Boll and screenwriter Tim McGregor keep the entire film ambiguous – there is much reference to the storm of global proportions, although this is represented by news footage and appears to be over as soon as Luke Perry arrives; animals, Steve Bacic’s neighbours and the townspeople appear to have vanished, although there are a handful of survivors running around the town; Luke Perry gives cryptic warnings about how this is the Biblical End of the World and appears to have mystical knowledge, although could just as easily be someone of mundane origin. The three actors – Steve Bacic, wife Lauren Holly and stranger Luke Perry – do a good job of playing out the inherent ambiguity and Boll gives it just the right degree of psychological tension.
The problem with the film and the reason The Final Storm doesn’t work as well it should have is that it arrives at a never particularly interesting denouement. [PLOT SPOILERS]. The script eventually appears to opt for a surprising mundane resolution where it is revealed that Luke Perry’s stranger is not mystical or supernatural in any way but a routine psycho. With this, Boll appears to deflate the ambiguity about a Biblical apocalypse on the side of it being nothing more than a routine storm, which is disappointing given the build-up. The film goes out with a twist coda that is annoyingly cliched – one we have seen in films such as Breaking the Waves (1996), Believers (2007), End of the Line (2007) and Take Shelter (2011) – where the film appears to opt for a mundane letdown but then climaxes with a twist that proves the fantastical interpretation was right all along as we see the stars in the sky start to go out. The very arbitrariness of such an ending seems frustrating.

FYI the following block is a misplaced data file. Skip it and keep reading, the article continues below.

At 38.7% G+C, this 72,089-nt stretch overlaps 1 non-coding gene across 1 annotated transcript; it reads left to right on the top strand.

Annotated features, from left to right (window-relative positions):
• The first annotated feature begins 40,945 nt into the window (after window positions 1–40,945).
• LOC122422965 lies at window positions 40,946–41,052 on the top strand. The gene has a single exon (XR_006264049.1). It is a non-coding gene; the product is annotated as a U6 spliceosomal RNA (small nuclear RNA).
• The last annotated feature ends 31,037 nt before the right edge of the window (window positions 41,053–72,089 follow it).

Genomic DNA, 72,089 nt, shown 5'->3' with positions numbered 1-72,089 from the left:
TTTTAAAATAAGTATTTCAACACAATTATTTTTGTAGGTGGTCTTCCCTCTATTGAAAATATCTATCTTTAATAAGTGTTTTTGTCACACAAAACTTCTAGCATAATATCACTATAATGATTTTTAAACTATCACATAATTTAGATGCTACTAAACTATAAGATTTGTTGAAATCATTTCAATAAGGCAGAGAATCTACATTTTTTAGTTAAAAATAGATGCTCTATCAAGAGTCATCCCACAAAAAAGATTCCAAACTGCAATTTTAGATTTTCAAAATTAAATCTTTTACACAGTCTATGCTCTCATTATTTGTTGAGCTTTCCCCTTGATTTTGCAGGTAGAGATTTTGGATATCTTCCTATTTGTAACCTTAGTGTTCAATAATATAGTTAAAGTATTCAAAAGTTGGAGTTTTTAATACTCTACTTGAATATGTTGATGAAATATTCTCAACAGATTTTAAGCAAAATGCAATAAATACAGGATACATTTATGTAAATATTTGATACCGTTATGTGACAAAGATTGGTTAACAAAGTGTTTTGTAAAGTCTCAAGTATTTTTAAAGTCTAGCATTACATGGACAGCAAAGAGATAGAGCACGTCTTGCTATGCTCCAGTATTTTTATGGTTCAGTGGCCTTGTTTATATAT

Uwe Boll’s other genre films are:- the serial killer film Sanctimony (2000); the backwoods horror Blackwoods (2002); the high school shooting rampage film Heart of America: Home Room (2002); the zombie film House of the Dead (2003); the monster movie/videogame adaptation Alone in the Dark (2005); the vampire hunting videogame adaptation BloodRayne (2005) and its sequels Bloodrayne: Deliverance (2007) and Bloodrayne: The Third Reich (2011); the fantasy adventure In the Name of the King: A Dungeon Siege Tale (2007) and its sequels In the Name of the King: Two Worlds (2011) and In the Name of the King 3 (2014); the videogame adaptation Postal (2007), a surreal bad taste satire about a shooting rampage; Seed (2007) about an executed killer returned from the grave; the videogame adaptation Far Cry (2008); Rampage (2009) about a man on a shooting spree and its sequels Rampage: Capital Punishment (2014) and Rampage: President Down (2016); Stoic (2009) about sadism and brutality in a prison; the gonzo bad taste comedy Blubberella (2011) about an overweight vampire heroine; Assault on Wall Street/Bailout: The Age of Greed (2013) about a man on a shooting spree against bankers; and a segment of the horror anthology The Profane Exhibit (2013). Boll has also produced the ghost story They Wait (2007), Alone in the Dark II (2008), Zombie Massacre (2012), Legend of the Red Reaper (2013), Prisoners of the Sun (2013), Morning Star (2014), Viy (2014), Anger of the Dead (2015), Zombie Massacre 2: Reich of the Dead (2015) and Jack Goes Home (2016).